At one time or another, we’ve all been the target of fraud. From internet scams threatening to hold our computers and phones hostage unless we pay a ransom, to voicemails promising we’ve won money and prizes galore, scammers are everywhere. On Wednesday, July 28, Washington’s AARP, along with the Olympia Police Department, the Lewis-Mason-Thurston Area Agency on Aging, the Washington State Senior Citizens’ Lobby, the State Attorney General’s Office, BECU and Nomorobo, hosted an online educational event called ‘Tip-Offs to Rip-Offs’ which provided valuable ways to avoid being the next victim.
The meeting opened with greetings from Doug Shadel, state director of AARP Washington. “Fraud has been a perpetual problem in the United States but has really been exacerbated in the last year during the COVID crisis,” Shadel explains. Filed complaints went up 45% last year, but AARP Washington has been working on fraud prevention for many years.
Shadel then introduced Senator Sam Hunt. “As a senior myself, I’m always on the watch for people who are out to scam me,” he admits. “As you’ll hear today, there are hundreds of ingenious ways imposters try to get into your bank account or trick you into sending money. In short, be careful and do your homework. If it sounds too good to be true, it probably is. The time-honored phrase buyer beware should be your key.”
Hunt’s advice was then echoed by Olympia Police Department’s Kory Pearce. On the department for 28 years, Pearce is also an Army vet and spent three years with the Drug Enforcement Agency. He explains that scams fall into in a variety of types. These include scams which play on fear, joy or pretending to be someone else like Medicare, Publisher’s Clearing House or the IRS.
“Let’s face it,” Pearce says, “Technology: we all use it to our advantage but others use it to their advantage so they can facilitate their scams.” He offered ways to spot an attempt and take the proper steps. “The prevention is on you. Stay educated, be aware of scams that are out there, attend events like this, spread the word to your friends and family, be suspicious.” And, most of all, protect your personal information. No-one who calls from a legitimate organization will ever ask for passwords, financial details or compromising data over the phone.
But if you think you’ve been targeted, says Pearce, “tell somebody. If you believe that you’re a true victim of a scam, please don’t be embarrassed about it, let us know. Tell your friends so they don’t become victims of these scams as well.” Sharing information is the best way to be safe.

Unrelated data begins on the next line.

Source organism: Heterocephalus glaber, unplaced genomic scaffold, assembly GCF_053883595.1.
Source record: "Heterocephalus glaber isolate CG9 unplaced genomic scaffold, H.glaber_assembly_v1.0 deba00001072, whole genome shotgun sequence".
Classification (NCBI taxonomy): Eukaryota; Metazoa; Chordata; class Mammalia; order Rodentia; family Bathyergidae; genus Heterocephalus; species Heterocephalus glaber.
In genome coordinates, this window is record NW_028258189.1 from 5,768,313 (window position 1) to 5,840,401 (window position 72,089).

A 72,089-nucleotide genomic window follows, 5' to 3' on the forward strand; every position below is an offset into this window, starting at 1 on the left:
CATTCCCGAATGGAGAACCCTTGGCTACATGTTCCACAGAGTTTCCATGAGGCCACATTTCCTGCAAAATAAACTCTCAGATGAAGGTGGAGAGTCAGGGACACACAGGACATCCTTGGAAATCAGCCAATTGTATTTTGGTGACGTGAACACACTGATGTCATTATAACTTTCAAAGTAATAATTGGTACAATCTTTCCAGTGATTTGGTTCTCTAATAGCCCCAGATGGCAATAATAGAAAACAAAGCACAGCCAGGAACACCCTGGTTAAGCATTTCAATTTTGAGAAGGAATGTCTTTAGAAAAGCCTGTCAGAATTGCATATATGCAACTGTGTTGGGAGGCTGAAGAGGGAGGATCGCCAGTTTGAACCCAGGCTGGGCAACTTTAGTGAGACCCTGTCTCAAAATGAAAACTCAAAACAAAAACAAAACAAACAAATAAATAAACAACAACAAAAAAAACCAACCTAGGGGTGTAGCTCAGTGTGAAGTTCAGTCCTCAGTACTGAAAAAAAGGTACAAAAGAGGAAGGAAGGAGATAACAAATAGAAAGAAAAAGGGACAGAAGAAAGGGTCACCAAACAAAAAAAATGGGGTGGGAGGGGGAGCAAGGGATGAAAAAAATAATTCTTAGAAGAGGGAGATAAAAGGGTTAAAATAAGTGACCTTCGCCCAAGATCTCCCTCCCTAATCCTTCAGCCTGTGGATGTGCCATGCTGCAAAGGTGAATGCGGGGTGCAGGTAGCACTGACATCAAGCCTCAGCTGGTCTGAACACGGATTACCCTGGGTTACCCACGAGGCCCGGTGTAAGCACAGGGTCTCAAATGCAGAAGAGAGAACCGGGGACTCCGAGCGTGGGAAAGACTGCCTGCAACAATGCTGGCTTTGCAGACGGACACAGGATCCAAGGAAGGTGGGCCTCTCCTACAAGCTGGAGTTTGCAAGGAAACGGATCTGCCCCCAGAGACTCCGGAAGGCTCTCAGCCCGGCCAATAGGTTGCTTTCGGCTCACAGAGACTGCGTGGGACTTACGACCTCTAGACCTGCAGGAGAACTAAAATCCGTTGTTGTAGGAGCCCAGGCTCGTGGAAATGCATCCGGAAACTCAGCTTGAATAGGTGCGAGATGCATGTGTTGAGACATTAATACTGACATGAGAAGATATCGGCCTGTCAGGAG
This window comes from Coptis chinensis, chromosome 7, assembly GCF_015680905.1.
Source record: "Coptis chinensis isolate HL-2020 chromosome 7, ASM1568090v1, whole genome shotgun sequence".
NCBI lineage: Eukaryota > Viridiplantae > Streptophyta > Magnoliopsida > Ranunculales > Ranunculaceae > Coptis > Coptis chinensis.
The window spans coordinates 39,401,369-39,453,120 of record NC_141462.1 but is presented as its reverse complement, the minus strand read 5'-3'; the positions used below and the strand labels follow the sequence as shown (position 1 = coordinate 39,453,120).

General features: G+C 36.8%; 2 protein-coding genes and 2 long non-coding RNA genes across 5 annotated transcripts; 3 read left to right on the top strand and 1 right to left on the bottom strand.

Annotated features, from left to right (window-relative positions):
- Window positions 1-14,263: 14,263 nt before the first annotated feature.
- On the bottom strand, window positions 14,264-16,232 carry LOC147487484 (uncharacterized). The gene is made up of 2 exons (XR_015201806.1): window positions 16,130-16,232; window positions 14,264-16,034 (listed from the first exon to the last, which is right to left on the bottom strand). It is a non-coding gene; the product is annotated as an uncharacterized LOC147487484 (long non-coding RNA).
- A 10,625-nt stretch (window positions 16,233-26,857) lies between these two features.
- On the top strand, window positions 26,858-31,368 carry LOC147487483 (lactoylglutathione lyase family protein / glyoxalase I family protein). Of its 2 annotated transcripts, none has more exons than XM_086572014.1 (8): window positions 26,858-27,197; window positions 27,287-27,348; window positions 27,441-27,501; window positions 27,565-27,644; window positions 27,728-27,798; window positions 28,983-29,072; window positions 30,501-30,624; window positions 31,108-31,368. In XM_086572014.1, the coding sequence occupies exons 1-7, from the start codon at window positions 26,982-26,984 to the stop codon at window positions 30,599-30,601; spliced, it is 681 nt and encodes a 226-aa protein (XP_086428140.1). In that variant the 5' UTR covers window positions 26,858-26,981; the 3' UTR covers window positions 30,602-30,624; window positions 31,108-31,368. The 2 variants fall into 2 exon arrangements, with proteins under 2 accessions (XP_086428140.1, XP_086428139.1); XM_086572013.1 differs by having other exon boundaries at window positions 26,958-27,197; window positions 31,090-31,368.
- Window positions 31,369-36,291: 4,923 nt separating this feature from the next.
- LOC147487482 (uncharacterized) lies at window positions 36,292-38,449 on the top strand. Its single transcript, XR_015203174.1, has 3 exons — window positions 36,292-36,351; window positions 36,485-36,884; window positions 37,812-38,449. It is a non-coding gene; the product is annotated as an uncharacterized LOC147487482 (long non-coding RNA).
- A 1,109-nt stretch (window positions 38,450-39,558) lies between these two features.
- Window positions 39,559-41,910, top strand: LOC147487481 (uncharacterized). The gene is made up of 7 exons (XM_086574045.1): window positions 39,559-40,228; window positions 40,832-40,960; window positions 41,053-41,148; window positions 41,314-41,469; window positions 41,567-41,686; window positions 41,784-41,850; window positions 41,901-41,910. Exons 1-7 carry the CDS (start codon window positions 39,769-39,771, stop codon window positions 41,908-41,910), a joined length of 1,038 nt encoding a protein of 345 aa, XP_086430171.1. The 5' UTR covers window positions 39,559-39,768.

“The goal of the scam artist is to get you into this heightened emotional state,” says Shadel. “Scammers work to get you into that state. Don’t act until stress or heightened anxiety goes away.” One way to avoid a large portion of these attempts is by using a robocall blocker. Services like the National Do Not Call Registry and others greatly slow down the frequency of incoming junk calls.
Aaron Foss won the FTC’s Robocall Challenge seven years ago by creating the Nomorobo service. He explained to event participants that services like his are “like an immune system for the phone system.” Since his product was released, they’ve stopped more than 2.25 billion robocalls and detect 1500 new robocallers each day but “this is just a drop in the bucket.”
Presenters then explained that in the Olympia area, the most prevalent calls involved Medicare, real estate, fake police charities, Amazon phishing, mortgage and credit card scams, computer, travel, auto warranty and timeshare scams.
Attendees were then shown videos which include a walk-through of actual scam calls thanks to YouTuber Jim Browning. He uses his technical skill to hack actual scammers, even to the point of accessing their cameras and showing their workplaces, and records actual calls. He then works with victims to stop the theft. “I look at this as it could be my own relative, why wouldn’t I step in?” says Browning. “I have to do something.”
The event closed with a question-and-answer session and links to valuable information. Viewers were encouraged to share the number of the Fraud Watch Network Helpline 877.908.3360 with friends and family and provided a link to the top five robocall scams in the Lacey/Olympia/Tumwater area.
You can find an abbreviated video version online called Turning the Tables on Scammers Olympia thanks to AARP Washington. This link is easy to share with those around you and could perhaps save someone financial and emotional distress.
Keeping up with technology is difficult in our everchanging world. And with each new discovery comes a new way to twist it into fraud or theft. The best way to stay safe is being informed, sharing what you know and working with organizations like these to fight back.